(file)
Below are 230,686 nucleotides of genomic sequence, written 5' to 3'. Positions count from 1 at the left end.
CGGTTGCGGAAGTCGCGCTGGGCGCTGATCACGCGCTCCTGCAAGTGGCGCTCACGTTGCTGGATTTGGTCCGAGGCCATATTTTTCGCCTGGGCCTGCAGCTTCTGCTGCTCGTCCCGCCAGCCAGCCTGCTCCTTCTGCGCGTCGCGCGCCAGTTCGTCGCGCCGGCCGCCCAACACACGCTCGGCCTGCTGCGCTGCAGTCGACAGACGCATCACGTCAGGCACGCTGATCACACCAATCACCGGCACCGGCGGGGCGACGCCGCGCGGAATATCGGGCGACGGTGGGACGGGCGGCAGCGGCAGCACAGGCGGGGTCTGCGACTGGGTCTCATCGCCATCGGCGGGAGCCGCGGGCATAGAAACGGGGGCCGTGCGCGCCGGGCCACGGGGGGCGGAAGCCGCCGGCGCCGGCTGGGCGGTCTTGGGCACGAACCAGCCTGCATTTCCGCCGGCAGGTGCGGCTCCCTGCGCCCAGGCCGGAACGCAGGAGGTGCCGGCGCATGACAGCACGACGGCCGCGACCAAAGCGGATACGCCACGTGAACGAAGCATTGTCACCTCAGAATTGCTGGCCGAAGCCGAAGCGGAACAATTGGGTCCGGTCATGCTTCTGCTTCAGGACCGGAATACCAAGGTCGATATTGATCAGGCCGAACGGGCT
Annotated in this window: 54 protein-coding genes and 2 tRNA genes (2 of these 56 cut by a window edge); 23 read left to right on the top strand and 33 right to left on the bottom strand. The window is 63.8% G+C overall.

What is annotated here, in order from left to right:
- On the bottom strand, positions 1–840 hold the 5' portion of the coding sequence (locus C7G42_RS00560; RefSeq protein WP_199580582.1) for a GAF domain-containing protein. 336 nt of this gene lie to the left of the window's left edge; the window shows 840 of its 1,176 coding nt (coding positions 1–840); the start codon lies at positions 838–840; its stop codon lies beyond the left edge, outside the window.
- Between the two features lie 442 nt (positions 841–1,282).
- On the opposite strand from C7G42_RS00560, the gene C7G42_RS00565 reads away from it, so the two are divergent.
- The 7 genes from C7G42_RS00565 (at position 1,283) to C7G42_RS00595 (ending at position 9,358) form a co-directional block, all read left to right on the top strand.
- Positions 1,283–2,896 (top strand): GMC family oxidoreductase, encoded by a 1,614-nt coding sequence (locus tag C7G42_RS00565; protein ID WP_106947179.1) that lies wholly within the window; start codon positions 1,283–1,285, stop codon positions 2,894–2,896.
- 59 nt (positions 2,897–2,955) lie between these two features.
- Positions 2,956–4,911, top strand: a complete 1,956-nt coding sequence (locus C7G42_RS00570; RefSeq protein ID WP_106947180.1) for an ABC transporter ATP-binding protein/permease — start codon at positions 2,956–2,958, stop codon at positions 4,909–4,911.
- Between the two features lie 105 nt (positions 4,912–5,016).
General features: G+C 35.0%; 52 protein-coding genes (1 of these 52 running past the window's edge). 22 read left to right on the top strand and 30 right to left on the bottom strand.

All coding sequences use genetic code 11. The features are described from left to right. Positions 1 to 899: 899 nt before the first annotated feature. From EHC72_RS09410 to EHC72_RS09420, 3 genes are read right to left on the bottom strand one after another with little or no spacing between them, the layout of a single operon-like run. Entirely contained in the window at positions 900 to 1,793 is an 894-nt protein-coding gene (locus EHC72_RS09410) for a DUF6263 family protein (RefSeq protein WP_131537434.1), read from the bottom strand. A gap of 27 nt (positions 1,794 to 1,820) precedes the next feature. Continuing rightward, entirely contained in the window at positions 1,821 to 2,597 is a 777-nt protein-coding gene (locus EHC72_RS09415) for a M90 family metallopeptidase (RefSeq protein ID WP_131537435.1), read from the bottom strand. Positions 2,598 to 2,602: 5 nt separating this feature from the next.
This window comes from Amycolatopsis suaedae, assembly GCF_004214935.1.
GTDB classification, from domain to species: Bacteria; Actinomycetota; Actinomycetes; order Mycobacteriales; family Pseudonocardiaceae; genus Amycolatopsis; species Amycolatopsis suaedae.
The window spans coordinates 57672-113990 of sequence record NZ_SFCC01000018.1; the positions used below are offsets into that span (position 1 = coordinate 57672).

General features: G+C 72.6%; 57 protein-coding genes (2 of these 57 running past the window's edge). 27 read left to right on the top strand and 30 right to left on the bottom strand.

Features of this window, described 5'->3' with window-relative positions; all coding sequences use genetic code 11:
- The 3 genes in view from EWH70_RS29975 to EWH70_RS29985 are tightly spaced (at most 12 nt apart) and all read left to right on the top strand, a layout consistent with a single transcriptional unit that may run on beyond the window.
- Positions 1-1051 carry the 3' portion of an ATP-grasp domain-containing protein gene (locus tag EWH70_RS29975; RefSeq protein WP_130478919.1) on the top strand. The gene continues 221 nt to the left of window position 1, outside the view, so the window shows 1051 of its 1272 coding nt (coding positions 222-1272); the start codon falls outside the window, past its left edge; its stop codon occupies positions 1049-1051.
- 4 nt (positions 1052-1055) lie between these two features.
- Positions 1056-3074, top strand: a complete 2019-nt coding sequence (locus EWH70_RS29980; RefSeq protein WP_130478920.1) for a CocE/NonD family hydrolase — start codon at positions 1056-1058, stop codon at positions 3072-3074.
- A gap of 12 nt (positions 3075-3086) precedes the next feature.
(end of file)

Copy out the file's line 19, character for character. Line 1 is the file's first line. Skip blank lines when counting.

Features of this window, described 5'->3' with window-relative positions; all coding sequences use genetic code 11: